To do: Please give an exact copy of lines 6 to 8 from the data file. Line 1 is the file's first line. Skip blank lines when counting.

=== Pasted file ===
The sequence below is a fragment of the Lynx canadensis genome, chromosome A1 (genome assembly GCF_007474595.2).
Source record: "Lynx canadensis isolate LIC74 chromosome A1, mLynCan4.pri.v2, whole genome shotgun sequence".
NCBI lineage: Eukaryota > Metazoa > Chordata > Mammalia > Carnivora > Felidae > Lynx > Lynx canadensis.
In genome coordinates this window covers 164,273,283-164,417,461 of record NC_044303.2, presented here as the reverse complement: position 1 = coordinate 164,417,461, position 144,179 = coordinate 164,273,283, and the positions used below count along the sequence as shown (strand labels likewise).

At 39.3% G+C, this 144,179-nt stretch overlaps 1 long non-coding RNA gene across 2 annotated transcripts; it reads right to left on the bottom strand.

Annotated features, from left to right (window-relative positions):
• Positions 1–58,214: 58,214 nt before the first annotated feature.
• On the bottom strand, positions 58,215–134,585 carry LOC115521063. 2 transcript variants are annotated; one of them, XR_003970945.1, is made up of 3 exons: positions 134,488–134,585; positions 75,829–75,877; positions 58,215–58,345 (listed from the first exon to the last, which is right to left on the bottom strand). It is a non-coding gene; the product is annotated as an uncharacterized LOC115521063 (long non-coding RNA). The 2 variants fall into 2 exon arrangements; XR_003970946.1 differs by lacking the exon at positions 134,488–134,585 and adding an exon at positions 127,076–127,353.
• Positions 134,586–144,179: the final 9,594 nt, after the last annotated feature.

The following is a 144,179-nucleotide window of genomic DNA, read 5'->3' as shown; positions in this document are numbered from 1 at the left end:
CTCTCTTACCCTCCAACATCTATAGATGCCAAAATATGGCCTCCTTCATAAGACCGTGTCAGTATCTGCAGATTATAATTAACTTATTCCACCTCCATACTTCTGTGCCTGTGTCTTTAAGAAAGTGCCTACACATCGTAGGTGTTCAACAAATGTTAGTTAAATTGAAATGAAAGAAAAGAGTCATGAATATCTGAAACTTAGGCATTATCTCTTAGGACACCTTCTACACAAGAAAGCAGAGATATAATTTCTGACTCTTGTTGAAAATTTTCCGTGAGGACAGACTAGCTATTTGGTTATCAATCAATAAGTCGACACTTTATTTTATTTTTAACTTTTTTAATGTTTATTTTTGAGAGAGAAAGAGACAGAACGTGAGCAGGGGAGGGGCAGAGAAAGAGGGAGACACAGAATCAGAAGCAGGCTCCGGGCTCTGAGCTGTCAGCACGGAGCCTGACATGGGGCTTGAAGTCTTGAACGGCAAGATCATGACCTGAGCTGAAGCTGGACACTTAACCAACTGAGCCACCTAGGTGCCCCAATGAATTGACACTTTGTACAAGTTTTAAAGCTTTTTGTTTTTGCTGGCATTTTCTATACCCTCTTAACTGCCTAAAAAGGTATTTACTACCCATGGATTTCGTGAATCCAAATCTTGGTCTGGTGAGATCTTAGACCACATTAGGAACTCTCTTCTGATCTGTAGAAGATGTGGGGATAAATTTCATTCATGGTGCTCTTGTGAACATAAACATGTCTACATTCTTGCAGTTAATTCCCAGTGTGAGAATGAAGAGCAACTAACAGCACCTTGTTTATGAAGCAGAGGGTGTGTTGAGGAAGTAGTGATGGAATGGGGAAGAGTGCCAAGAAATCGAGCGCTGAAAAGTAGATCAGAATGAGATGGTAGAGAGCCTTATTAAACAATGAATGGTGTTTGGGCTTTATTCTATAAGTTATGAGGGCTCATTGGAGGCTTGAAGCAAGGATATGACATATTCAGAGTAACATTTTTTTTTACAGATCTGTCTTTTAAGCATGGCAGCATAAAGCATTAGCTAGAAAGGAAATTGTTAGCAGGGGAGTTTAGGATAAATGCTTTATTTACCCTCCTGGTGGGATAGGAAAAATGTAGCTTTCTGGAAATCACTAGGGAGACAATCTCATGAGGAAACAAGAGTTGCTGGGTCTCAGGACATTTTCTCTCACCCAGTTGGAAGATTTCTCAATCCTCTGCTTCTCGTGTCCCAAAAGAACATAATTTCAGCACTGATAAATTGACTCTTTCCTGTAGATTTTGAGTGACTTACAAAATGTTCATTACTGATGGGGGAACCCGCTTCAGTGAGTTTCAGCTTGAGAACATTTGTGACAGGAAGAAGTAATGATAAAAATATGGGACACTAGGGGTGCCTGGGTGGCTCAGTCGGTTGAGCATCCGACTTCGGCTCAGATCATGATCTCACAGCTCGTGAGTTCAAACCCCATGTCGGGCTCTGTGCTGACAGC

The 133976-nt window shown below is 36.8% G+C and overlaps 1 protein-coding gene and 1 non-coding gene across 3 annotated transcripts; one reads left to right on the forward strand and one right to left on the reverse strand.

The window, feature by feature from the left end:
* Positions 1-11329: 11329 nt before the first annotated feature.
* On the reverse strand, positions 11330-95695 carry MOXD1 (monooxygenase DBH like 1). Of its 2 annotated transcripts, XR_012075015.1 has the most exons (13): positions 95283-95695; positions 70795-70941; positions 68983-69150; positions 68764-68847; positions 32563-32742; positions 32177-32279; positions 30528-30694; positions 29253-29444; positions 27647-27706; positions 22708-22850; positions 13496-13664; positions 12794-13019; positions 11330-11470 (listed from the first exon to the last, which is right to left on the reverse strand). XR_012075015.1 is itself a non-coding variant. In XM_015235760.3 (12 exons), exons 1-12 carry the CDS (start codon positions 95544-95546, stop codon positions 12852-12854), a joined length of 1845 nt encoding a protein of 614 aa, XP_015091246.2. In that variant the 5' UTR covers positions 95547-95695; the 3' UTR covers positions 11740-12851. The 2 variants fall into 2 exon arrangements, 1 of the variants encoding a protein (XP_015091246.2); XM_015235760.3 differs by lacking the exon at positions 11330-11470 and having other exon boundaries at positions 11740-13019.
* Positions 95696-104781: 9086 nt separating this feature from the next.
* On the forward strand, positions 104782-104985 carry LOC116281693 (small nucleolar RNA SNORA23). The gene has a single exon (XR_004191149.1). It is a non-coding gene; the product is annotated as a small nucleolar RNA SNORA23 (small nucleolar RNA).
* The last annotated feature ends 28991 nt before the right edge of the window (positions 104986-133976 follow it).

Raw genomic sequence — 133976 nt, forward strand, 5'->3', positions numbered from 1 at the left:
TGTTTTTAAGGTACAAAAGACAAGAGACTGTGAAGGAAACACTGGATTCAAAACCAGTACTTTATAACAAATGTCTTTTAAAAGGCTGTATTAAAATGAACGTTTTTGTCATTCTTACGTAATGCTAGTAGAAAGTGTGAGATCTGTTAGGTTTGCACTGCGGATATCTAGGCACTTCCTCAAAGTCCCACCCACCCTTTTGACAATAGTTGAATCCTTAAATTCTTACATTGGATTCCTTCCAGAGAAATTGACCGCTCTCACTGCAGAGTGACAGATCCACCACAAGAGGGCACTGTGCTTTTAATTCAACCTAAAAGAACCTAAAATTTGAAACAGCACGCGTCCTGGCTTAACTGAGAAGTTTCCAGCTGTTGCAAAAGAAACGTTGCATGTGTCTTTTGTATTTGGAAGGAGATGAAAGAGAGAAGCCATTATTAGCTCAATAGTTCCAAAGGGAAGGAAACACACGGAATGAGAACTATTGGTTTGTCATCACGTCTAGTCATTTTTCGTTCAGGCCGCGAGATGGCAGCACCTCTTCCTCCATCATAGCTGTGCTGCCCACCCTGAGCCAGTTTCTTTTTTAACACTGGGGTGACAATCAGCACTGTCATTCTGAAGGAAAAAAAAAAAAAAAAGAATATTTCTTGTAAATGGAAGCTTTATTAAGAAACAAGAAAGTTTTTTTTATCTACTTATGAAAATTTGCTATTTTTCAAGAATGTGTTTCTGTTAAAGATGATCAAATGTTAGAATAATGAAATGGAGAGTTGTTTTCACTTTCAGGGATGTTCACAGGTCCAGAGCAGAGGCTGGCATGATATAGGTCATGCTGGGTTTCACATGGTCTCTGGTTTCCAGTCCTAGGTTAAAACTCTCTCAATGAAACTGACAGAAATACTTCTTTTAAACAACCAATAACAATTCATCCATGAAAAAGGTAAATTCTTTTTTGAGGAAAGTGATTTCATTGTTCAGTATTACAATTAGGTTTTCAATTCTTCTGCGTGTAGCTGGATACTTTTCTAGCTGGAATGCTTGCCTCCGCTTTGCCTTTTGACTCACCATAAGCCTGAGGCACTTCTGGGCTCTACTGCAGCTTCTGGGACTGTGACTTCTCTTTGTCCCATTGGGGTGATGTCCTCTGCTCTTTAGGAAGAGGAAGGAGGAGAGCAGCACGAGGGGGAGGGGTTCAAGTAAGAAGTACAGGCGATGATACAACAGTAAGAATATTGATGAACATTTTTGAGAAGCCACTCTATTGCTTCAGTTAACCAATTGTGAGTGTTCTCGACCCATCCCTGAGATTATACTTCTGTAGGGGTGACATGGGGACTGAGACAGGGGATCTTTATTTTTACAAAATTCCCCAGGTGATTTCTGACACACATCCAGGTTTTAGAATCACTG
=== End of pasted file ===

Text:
Annotated features, from left to right (window-relative positions):
• Positions 1–58,214: 58,214 nt before the first annotated feature.
• On the bottom strand, positions 58,215–134,585 carry LOC115521063. 2 transcript variants are annotated; one of them, XR_003970945.1, is made up of 3 exons: positions 134,488–134,585; positions 75,829–75,877; positions 58,215–58,345 (listed from the first exon to the last, which is right to left on the bottom strand). It is a non-coding gene; the product is annotated as an uncharacterized LOC115521063 (long non-coding RNA). The 2 variants fall into 2 exon arrangements; XR_003970946.1 differs by lacking the exon at positions 134,488–134,585 and adding an exon at positions 127,076–127,353.